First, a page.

RECOMMENDATIONS BY FOREIGN NATIONS AND ORGANIZATIONS: We realize there may be intentional disinformation/misinformation being spread by foreign governments and organizations. Therefore, we applied a “discount rate” to information coming from China, given tenuous relations with the U.S. However, it bears consideration that information from South Korea (as reported by Korea Biomedical Review, as of yet unconfirmed from reported organizations) and a Belgian task force corroborate their findings, leading to a pattern of consistency amongst multiple dispersed sources. Therefore, while the exact protocols and success data are still unclear, it appears that a number of other countries have made provisional approvals of HCQ as well. It is our perspective that science be disentangled from politics to the extent possible. Our recommendations are not predicated on these findings, rather they are included for thoroughness of the informational landscape.
- According to Korea Biomedical Review, South Korea’s COVID-19 Central Clinical Task Force recommends treatment with chloroquine (CQ) or lopinavir for high-risk patients.
- Belgian Task Force recommends considering starting HCQ in mild to moderate disease at earliest diagnosis/suspicion.
- Guangdong Provincial Department of Science and Technology and the Guangdong Provincial Health and Health Commission reach expert consensus on CQ in treatment of novel coronavirus pneumonia.
- CQ recommended for inclusion in Guidelines for the Prevention, Diagnosis, and Treatment of Pneumonia Caused by COVID-19 issued by the National Health Commission of the People's Republic of China. 
- Why a loading dose?
The volume of distribution is very high (reported at 100L/kg for CQ).A 6.5-15mg/kg loading dose is important to rapidly achieving EC90 concentrations in the lungs.
- What regulations are placed state by state on the administration of HCQ, CQ, and azithromycin?
Regulations and government edicts may change on a daily basis. We urge those in positions to affect state regulations to support doctors and help patients by allowing them to prescribe these potentially life-saving medicines. For additional information on state pharmacy regulations and Strategic National Stockpile information, please refer here: https://naspa.us/resource/hydroxychloroquine-chloroquine-and-azithromycin/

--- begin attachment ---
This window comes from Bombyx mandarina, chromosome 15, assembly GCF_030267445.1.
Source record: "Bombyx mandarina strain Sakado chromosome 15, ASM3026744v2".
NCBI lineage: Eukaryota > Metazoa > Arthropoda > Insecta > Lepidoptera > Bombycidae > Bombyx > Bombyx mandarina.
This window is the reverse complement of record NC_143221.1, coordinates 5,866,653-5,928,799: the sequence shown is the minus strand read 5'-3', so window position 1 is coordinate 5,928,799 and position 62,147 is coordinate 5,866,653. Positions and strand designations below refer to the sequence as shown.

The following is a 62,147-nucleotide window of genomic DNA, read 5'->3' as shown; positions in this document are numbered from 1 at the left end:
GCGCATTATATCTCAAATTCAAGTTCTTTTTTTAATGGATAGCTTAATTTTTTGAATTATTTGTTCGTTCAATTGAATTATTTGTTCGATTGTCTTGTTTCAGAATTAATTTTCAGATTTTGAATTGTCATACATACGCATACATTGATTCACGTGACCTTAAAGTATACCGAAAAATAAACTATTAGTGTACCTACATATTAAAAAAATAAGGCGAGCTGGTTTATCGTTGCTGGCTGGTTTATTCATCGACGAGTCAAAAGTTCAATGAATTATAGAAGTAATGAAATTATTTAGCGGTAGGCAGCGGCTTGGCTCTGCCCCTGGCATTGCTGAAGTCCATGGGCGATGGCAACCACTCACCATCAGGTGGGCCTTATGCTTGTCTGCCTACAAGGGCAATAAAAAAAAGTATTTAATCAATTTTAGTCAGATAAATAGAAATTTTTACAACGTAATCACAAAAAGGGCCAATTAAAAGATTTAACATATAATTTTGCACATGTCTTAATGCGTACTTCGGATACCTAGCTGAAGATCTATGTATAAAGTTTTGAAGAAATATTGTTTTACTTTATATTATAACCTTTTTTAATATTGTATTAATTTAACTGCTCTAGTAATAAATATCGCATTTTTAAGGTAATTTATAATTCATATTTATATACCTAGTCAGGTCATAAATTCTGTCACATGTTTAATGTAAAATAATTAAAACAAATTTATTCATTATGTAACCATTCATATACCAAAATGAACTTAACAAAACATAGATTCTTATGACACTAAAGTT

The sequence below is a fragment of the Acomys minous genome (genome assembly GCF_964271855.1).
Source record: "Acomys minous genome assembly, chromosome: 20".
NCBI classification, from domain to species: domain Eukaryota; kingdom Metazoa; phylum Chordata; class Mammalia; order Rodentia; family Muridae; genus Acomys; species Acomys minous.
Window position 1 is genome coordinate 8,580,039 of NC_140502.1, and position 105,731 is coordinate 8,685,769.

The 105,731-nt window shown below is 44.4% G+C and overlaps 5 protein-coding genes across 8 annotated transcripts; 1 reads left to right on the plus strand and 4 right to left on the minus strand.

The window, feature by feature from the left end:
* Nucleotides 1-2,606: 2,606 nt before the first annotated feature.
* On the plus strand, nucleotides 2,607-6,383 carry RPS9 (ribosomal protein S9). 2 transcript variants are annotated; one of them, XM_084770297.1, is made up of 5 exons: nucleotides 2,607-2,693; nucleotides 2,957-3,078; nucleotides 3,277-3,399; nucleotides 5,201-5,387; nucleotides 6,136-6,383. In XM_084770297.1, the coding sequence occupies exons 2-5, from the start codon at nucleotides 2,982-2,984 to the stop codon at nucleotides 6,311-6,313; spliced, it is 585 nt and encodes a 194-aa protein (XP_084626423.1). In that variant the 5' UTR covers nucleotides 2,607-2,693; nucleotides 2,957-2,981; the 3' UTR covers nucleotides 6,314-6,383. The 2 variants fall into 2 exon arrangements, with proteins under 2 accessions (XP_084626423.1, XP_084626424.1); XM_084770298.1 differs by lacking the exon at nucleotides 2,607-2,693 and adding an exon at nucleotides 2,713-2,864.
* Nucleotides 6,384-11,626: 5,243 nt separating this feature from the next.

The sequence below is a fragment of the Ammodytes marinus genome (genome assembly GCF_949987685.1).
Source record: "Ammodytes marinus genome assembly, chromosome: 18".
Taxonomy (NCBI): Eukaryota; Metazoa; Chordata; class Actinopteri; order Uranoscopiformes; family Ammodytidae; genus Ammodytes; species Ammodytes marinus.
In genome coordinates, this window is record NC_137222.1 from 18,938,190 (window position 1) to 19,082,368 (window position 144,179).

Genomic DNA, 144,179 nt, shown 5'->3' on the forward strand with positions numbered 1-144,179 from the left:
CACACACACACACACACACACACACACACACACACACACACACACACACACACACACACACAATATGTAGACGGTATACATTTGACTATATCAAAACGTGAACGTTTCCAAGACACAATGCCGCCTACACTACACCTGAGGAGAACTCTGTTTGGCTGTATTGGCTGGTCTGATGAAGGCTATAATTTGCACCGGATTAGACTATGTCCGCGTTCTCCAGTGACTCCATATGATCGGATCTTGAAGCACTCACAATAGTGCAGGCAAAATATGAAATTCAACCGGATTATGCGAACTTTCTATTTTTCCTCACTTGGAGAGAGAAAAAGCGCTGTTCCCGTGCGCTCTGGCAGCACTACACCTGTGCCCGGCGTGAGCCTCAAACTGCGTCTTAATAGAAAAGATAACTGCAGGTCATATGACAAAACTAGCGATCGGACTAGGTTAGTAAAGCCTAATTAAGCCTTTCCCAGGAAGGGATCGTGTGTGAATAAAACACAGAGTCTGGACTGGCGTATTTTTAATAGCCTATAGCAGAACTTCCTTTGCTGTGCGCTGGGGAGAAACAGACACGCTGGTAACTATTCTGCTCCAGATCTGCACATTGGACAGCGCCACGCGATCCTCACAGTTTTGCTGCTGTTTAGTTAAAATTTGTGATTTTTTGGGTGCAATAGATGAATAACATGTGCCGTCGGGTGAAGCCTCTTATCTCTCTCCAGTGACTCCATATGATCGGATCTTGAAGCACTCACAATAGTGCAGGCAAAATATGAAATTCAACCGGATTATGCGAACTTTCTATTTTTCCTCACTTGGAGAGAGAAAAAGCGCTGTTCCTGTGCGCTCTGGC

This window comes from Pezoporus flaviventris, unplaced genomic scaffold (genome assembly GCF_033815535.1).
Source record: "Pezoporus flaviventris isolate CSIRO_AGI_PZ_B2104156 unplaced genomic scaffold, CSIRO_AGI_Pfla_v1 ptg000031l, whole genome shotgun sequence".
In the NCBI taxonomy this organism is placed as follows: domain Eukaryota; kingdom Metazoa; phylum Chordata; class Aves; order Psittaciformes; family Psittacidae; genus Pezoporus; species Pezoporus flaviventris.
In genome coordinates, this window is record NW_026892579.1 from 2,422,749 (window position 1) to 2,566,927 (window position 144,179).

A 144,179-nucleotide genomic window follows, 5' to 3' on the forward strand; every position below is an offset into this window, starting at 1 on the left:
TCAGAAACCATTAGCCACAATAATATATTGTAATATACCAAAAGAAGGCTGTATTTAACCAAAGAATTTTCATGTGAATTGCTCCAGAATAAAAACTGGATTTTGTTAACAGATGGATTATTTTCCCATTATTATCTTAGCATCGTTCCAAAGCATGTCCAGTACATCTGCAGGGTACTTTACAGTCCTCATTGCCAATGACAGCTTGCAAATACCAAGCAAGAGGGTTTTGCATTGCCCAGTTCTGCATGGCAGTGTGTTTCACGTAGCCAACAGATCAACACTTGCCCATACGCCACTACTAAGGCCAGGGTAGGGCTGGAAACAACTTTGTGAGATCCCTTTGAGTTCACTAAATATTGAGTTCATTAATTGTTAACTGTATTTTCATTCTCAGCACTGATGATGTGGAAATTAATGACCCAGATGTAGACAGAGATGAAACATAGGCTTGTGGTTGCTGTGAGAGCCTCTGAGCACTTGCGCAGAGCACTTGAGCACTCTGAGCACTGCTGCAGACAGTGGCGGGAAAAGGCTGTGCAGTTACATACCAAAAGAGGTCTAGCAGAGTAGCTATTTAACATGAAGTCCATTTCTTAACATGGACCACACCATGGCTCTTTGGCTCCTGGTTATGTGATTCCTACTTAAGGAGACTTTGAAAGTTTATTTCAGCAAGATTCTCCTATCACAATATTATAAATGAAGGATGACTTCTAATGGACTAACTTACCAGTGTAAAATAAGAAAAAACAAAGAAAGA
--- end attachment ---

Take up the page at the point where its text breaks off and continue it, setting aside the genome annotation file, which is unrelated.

- Why combination treatment?
There is evidence to suggest ionized zinc in sufficient dosages is synergistic with HCQ. Similarly, in addition to its demonstrated antiviral activity, azithromycin may help prevent and/or treat superimposed bacterial infections and could be preventative/therapeutic for early pneumonias.
- The FDA approved HCQ for inpatient treatment, so why are you advocating for early treatment?
The preponderance of evidence clearly points towards early treatment being more effective than later treatment. This is consistent with all infections: they are easier to treat earlier. This is the same approach used for influenza, HIV, and essentially ANY viral, bacterial, fungal, or parasitic infection. The potential benefits of earlier treatment outweigh the additional risks of therapy in an outpatient setting when patients are properly screened and monitored.
- What about toxic effects of HCQ?
We’ve done our best to provide you with balanced information on the safety profile and risks of HCQ. We are not going to underplay the tragedy of someone developing a serious side effect from medication, but based on our assessment it appears the risk of worsening COVID-19 disease outweighs the risk of short-term use of the medication, especially in patients at higher risk of progression. It is true that hospitalized patients on this cocktail have had cardiac side effects, and it could be that early treatment will carry this risk in a small percentage of patients, even though HCQ was used for decades in healthy people as a malarial prophylaxis. However, it is also possible that earlier treatment of the virus will ultimately reduce cardiac complications, as myocarditis is a reported complication of severe COVID-19. If you are a provider unfamiliar with the medications, we recommend you speak with pharmacists and rheumatologists in your area who can help guide you to feel more comfortable with prescribing these medications. We encourage you to read the articles we’ve linked to in our “Safety and Precautions” section and interpret the data for yourself. It may be an important consideration to ask yourself: “If I personally came down with COVID-19, would I be willing to try this treatment?” If the answer is yes, then it is ethically obligate for you to afford the same care to your patients after discussion involving the risks and benefits.